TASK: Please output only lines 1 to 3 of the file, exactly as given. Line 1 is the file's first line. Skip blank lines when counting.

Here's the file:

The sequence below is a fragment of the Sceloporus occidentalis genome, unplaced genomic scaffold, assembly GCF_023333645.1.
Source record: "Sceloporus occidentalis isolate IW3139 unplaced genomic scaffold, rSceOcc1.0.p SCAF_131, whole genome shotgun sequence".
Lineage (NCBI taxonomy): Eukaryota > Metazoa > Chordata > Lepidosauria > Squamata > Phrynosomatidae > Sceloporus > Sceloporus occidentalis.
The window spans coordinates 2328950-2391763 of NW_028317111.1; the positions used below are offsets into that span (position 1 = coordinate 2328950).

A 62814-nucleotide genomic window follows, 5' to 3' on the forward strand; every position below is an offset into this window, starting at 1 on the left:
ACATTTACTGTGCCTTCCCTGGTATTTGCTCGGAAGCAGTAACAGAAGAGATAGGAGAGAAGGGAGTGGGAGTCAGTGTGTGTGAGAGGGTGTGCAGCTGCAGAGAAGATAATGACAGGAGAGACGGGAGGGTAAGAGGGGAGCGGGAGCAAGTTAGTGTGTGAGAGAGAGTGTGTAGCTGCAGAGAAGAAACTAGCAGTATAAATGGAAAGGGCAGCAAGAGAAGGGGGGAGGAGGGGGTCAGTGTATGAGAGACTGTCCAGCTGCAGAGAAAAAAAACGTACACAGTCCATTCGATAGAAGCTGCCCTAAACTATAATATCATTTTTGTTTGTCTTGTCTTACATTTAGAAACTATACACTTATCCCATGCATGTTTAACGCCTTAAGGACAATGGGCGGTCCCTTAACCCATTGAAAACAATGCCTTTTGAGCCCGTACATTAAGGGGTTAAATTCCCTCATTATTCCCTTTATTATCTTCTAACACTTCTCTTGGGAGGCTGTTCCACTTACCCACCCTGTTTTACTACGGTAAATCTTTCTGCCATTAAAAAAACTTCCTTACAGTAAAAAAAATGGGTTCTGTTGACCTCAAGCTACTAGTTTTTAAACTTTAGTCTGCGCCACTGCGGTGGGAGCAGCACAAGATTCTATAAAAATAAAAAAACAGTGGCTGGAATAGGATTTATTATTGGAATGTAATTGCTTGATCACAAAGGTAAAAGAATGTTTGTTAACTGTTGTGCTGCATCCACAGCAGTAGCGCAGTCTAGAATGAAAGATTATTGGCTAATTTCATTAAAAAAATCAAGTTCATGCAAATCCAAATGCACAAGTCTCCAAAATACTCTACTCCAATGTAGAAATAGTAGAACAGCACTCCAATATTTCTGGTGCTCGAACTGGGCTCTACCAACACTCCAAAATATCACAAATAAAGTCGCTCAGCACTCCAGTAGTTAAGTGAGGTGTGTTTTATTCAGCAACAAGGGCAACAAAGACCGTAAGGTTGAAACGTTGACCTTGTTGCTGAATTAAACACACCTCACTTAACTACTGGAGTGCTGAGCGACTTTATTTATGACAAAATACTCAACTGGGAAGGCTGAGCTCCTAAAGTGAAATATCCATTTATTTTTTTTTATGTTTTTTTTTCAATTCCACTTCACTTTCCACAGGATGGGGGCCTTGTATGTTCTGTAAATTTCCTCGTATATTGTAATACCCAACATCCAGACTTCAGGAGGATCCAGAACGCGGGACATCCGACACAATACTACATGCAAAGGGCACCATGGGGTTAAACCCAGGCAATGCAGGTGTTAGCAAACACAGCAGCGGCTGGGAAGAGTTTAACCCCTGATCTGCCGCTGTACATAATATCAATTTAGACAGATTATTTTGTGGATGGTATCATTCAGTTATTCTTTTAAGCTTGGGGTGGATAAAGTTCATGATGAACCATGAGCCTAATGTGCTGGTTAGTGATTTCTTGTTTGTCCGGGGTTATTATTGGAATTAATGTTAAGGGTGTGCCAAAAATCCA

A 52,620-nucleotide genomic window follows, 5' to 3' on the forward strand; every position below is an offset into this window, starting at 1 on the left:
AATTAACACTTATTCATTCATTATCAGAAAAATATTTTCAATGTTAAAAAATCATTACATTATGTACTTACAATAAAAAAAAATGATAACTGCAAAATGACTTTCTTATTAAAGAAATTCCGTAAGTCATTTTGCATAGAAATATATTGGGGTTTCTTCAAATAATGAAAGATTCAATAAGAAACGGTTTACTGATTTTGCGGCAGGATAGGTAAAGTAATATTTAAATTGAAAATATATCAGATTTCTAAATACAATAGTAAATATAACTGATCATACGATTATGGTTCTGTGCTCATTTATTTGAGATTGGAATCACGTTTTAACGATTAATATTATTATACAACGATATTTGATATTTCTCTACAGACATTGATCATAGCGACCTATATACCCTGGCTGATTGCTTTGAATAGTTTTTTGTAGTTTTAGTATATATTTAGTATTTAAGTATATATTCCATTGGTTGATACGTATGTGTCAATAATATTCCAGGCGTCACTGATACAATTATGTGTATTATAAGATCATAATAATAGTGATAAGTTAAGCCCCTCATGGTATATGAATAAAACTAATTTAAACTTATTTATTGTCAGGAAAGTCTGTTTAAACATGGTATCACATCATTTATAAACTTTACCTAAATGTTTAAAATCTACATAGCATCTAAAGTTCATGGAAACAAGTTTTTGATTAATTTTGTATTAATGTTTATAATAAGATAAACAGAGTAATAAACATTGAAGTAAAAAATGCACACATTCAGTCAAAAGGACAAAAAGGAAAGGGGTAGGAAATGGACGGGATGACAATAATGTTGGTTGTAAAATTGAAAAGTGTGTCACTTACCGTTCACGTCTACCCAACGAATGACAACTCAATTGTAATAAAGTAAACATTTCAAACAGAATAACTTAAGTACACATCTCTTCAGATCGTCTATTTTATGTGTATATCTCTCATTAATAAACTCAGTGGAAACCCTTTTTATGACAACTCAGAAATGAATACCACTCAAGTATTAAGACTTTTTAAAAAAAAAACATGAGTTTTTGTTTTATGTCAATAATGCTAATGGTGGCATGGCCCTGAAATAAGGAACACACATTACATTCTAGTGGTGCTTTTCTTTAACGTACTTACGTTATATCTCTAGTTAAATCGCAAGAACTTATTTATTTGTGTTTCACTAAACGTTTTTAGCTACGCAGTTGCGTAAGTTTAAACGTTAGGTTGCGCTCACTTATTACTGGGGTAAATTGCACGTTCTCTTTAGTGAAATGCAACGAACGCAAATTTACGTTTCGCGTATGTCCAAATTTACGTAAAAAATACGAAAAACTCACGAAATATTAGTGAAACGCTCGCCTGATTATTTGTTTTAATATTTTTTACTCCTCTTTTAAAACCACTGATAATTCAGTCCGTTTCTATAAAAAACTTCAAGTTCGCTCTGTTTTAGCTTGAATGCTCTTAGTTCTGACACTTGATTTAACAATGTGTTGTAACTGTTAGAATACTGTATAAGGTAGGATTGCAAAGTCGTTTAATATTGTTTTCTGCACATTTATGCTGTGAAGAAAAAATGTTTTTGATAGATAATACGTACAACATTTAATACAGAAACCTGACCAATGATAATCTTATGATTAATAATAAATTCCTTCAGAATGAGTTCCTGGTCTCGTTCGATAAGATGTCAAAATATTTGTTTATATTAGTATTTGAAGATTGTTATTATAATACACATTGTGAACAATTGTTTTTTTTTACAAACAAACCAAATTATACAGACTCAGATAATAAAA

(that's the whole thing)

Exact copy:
The sequence below is a fragment of the Sceloporus occidentalis genome, unplaced genomic scaffold, assembly GCF_023333645.1.
Source record: "Sceloporus occidentalis isolate IW3139 unplaced genomic scaffold, rSceOcc1.0.p SCAF_131, whole genome shotgun sequence".
Lineage (NCBI taxonomy): Eukaryota > Metazoa > Chordata > Lepidosauria > Squamata > Phrynosomatidae > Sceloporus > Sceloporus occidentalis.